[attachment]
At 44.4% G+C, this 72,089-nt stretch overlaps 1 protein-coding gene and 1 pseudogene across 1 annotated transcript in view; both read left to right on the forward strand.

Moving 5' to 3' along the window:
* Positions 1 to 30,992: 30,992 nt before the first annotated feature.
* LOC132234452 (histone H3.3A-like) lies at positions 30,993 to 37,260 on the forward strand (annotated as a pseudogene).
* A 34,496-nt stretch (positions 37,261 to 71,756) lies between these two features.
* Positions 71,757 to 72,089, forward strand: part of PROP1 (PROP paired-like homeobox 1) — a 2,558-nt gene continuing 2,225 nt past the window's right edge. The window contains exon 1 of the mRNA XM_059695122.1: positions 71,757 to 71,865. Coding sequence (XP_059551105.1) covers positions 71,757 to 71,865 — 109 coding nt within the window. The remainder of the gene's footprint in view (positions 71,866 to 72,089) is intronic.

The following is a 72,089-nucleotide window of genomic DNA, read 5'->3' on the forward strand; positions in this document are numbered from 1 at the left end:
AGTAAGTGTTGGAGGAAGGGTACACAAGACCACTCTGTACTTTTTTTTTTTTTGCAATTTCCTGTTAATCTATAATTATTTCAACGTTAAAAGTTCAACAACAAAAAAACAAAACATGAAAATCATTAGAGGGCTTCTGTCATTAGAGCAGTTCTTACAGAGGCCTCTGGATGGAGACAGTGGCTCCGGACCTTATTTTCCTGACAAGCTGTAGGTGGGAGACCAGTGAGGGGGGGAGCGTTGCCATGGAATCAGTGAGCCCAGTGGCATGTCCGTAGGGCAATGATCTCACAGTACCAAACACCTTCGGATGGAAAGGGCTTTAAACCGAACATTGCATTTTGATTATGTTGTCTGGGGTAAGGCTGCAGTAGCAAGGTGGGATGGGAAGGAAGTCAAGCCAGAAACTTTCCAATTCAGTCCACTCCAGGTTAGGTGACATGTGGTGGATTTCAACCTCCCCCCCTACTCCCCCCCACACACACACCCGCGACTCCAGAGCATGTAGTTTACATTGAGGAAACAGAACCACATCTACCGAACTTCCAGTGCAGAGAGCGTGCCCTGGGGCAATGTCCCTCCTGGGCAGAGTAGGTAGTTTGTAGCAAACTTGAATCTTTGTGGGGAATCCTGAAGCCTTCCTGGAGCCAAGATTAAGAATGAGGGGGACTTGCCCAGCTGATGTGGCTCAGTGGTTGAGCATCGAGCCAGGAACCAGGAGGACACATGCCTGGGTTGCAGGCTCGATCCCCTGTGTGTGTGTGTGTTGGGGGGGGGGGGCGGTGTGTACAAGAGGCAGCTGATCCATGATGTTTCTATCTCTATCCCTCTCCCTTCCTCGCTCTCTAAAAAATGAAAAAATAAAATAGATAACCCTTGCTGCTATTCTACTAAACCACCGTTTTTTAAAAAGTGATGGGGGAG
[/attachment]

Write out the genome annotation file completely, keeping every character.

At 44.4% G+C, this 72,089-nt stretch overlaps 1 protein-coding gene and 1 pseudogene across 1 annotated transcript in view; both read left to right on the forward strand.

Moving 5' to 3' along the window:
* Positions 1 to 30,992: 30,992 nt before the first annotated feature.
* LOC132234452 (histone H3.3A-like) lies at positions 30,993 to 37,260 on the forward strand (annotated as a pseudogene).
* A 34,496-nt stretch (positions 37,261 to 71,756) lies between these two features.
* Positions 71,757 to 72,089, forward strand: part of PROP1 (PROP paired-like homeobox 1) — a 2,558-nt gene continuing 2,225 nt past the window's right edge. The window contains exon 1 of the mRNA XM_059695122.1: positions 71,757 to 71,865. Coding sequence (XP_059551105.1) covers positions 71,757 to 71,865 — 109 coding nt within the window. The remainder of the gene's footprint in view (positions 71,866 to 72,089) is intronic.

The following is a 72,089-nucleotide window of genomic DNA, read 5'->3' on the forward strand; positions in this document are numbered from 1 at the left end:
AGTAAGTGTTGGAGGAAGGGTACACAAGACCACTCTGTACTTTTTTTTTTTTTGCAATTTCCTGTTAATCTATAATTATTTCAACGTTAAAAGTTCAACAACAAAAAAACAAAACATGAAAATCATTAGAGGGCTTCTGTCATTAGAGCAGTTCTTACAGAGGCCTCTGGATGGAGACAGTGGCTCCGGACCTTATTTTCCTGACAAGCTGTAGGTGGGAGACCAGTGAGGGGGGGAGCGTTGCCATGGAATCAGTGAGCCCAGTGGCATGTCCGTAGGGCAATGATCTCACAGTACCAAACACCTTCGGATGGAAAGGGCTTTAAACCGAACATTGCATTTTGATTATGTTGTCTGGGGTAAGGCTGCAGTAGCAAGGTGGGATGGGAAGGAAGTCAAGCCAGAAACTTTCCAATTCAGTCCACTCCAGGTTAGGTGACATGTGGTGGATTTCAACCTCCCCCCCTACTCCCCCCCACACACACACCCGCGACTCCAGAGCATGTAGTTTACATTGAGGAAACAGAACCACATCTACCGAACTTCCAGTGCAGAGAGCGTGCCCTGGGGCAATGTCCCTCCTGGGCAGAGTAGGTAGTTTGTAGCAAACTTGAATCTTTGTGGGGAATCCTGAAGCCTTCCTGGAGCCAAGATTAAGAATGAGGGGGACTTGCCCAGCTGATGTGGCTCAGTGGTTGAGCATCGAGCCAGGAACCAGGAGGACACATGCCTGGGTTGCAGGCTCGATCCCCTGTGTGTGTGTGTGTTGGGGGGGGGGGGCGGTGTGTACAAGAGGCAGCTGATCCATGATGTTTCTATCTCTATCCCTCTCCCTTCCTCGCTCTCTAAAAAATGAAAAAATAAAATAGATAACCCTTGCTGCTATTCTACTAAACCACCGTTTTTTAAAAAGTGATGGGGGAG